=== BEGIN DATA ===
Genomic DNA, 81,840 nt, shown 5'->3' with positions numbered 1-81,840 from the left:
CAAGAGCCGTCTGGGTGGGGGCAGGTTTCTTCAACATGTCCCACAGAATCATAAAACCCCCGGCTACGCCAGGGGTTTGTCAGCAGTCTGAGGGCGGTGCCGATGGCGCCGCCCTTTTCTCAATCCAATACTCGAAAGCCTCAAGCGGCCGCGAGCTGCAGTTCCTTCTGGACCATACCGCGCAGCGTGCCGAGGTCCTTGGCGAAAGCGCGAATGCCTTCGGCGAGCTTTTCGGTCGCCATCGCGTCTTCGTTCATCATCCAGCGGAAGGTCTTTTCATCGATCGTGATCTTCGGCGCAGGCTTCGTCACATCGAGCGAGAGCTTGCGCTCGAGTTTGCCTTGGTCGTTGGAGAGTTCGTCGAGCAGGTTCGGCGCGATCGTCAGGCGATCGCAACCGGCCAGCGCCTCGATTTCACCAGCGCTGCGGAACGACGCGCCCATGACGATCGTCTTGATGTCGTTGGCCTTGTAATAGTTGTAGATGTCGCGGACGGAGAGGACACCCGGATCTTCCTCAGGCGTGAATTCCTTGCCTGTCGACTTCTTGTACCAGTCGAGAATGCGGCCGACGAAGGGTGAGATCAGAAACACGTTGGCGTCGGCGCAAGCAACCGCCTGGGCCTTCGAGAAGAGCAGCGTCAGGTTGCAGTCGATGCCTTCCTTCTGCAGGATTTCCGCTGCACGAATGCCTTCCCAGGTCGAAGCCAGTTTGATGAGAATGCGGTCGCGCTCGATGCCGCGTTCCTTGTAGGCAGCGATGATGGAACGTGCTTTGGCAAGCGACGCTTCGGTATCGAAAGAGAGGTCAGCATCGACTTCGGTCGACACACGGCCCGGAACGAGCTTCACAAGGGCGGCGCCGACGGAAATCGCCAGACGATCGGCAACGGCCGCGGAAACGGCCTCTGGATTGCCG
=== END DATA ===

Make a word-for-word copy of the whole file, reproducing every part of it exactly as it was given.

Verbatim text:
Genomic DNA, 81,840 nt, shown 5'->3' with positions numbered 1-81,840 from the left:
CAAGAGCCGTCTGGGTGGGGGCAGGTTTCTTCAACATGTCCCACAGAATCATAAAACCCCCGGCTACGCCAGGGGTTTGTCAGCAGTCTGAGGGCGGTGCCGATGGCGCCGCCCTTTTCTCAATCCAATACTCGAAAGCCTCAAGCGGCCGCGAGCTGCAGTTCCTTCTGGACCATACCGCGCAGCGTGCCGAGGTCCTTGGCGAAAGCGCGAATGCCTTCGGCGAGCTTTTCGGTCGCCATCGCGTCTTCGTTCATCATCCAGCGGAAGGTCTTTTCATCGATCGTGATCTTCGGCGCAGGCTTCGTCACATCGAGCGAGAGCTTGCGCTCGAGTTTGCCTTGGTCGTTGGAGAGTTCGTCGAGCAGGTTCGGCGCGATCGTCAGGCGATCGCAACCGGCCAGCGCCTCGATTTCACCAGCGCTGCGGAACGACGCGCCCATGACGATCGTCTTGATGTCGTTGGCCTTGTAATAGTTGTAGATGTCGCGGACGGAGAGGACACCCGGATCTTCCTCAGGCGTGAATTCCTTGCCTGTCGACTTCTTGTACCAGTCGAGAATGCGGCCGACGAAGGGTGAGATCAGAAACACGTTGGCGTCGGCGCAAGCAACCGCCTGGGCCTTCGAGAAGAGCAGCGTCAGGTTGCAGTCGATGCCTTCCTTCTGCAGGATTTCCGCTGCACGAATGCCTTCCCAGGTCGAAGCCAGTTTGATGAGAATGCGGTCGCGCTCGATGCCGCGTTCCTTGTAGGCAGCGATGATGGAACGTGCTTTGGCAAGCGACGCTTCGGTATCGAAAGAGAGGTCAGCATCGACTTCGGTCGACACACGGCCCGGAACGAGCTTCACAAGGGCGGCGCCGACGGAAATCGCCAGACGATCGGCAACGGCCGCGGAAACGGCCTCTGGATTGCCG